Paperback, First Edition, 221 pages
Published: June 7th 2011 by First SecondReview Copy: Purchased
Purchase: Amazon -- Barnes & Noble
Description From Goodreads:
Of all the things Anya expected to find at the bottom of an old well, a new friend was not one of them. Especially not a new friend who’s been dead for a century.
Falling down a well is bad enough, but Anya's normal life might actually be worse. She's embarrassed by her family, self-conscious about her body, and she's pretty much given up on fitting in at school. A new friend--even a ghost--is just what she needs.
But Anya's new B.F.F. isn't kidding about the "forever" part...
My rating: 4 of 5 stars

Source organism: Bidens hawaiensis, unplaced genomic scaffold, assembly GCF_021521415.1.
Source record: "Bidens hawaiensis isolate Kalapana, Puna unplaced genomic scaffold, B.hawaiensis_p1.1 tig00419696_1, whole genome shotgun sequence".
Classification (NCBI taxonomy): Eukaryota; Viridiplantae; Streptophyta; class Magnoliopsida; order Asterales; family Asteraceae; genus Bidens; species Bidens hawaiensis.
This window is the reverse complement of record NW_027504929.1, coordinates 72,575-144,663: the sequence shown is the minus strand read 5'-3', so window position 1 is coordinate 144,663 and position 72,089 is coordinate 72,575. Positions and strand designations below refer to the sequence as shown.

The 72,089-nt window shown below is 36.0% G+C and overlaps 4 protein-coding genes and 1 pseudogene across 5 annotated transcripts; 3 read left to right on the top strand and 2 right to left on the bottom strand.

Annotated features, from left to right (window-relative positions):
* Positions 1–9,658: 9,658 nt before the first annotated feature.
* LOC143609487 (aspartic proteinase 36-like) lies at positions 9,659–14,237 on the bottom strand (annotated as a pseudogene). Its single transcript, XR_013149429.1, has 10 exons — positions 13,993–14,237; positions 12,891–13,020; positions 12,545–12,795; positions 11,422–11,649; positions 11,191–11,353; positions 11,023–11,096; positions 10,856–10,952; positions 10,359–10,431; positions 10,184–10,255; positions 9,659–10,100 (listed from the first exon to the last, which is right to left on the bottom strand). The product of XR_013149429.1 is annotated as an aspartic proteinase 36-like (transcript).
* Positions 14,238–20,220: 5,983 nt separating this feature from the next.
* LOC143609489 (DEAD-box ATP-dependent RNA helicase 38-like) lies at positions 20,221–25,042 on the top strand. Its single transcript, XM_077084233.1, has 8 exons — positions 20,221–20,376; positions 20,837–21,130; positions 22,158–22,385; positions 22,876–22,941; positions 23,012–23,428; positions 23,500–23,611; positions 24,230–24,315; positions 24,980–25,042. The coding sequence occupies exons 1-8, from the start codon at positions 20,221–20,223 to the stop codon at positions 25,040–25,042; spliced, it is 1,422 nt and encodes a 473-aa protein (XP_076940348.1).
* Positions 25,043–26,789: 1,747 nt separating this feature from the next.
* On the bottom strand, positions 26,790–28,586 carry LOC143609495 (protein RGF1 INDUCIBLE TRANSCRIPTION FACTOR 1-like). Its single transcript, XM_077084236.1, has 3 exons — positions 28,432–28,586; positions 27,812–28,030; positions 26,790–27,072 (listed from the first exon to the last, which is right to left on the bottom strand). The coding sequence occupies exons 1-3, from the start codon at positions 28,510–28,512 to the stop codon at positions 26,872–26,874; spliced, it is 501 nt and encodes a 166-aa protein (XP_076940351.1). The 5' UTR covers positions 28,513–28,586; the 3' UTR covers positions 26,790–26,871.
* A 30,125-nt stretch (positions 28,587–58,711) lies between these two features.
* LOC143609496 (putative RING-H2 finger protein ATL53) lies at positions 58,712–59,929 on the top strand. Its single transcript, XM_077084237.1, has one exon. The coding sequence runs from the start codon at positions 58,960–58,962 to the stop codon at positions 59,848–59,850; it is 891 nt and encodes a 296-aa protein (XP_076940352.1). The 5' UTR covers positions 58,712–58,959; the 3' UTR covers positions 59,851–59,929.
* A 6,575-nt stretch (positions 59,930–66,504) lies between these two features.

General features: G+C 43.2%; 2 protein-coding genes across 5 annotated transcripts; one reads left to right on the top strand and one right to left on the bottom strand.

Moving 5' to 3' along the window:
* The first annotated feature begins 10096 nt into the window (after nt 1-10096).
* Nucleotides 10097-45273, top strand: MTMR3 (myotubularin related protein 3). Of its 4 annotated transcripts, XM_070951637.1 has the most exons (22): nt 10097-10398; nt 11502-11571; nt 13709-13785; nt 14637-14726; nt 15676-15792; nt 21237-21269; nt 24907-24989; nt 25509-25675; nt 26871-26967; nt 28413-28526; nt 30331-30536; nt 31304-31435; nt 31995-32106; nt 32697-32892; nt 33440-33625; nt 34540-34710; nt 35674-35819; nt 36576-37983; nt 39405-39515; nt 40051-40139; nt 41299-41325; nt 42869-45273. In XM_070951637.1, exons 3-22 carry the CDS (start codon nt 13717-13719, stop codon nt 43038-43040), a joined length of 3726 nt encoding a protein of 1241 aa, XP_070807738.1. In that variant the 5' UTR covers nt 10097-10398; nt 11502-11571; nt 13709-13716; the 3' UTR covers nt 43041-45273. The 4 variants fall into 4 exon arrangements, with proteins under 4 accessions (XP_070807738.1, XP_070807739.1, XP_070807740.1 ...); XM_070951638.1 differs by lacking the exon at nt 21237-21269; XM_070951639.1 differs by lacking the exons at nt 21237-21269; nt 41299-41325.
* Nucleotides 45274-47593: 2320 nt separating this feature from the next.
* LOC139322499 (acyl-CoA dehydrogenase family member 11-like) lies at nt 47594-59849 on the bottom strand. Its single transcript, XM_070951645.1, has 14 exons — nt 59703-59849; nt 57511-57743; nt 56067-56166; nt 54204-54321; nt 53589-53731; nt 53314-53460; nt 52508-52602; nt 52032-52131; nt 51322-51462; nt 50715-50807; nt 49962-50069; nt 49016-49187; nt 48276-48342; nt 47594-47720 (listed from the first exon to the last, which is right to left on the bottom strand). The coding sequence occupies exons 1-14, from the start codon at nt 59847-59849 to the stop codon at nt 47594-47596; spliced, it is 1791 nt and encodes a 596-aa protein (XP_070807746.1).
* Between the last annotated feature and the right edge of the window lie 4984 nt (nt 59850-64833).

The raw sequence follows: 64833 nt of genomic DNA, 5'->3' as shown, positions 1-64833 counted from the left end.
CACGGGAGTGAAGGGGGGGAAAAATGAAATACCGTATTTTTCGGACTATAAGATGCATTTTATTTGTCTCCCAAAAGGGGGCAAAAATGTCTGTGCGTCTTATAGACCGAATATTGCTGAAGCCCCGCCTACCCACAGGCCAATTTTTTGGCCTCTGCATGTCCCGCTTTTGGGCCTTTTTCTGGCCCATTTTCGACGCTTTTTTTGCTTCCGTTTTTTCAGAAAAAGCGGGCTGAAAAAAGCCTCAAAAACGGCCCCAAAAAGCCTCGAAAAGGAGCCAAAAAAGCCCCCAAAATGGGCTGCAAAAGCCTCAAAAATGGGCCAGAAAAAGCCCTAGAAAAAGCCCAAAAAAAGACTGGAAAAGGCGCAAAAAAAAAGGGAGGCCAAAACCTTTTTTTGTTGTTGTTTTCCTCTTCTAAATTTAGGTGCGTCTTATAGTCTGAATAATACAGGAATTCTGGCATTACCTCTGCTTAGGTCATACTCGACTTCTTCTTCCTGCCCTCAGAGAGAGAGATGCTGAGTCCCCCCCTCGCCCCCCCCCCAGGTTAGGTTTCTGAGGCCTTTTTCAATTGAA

ANYA’S GHOST is a wonderful story, that’s probably the easiest way to sum it up.
It’s a story about a young Russian girl that just wants to fit in. She’s self-conscious, she’s pissed at the world, and she’s embarrassed by her family. To say that she’s an entirely unlikable character at first would be putting it nicely. I couldn’t stand Anya for the first ten pages or so, but once we really got to see who she was and the girl underneath the cold exterior? It became easier to understand – and sympathize – with her actions.
What I liked most about ANYA’S GHOST was getting to see Anya come to terms with who she was – to accept that she was different and there was nothing wrong with that. This is something that all teens experience at one point or another, and I feel as though Brosgol did a wonderful job highlighting that.
I also adored the artwork. It’s wonderfully done.
ANYA’S GHOST is dark at times, and most certainly creepy as you near the end, but it’s a wonderful book of self-discovery and I would highly recommend it, even if you don’t care for comics.
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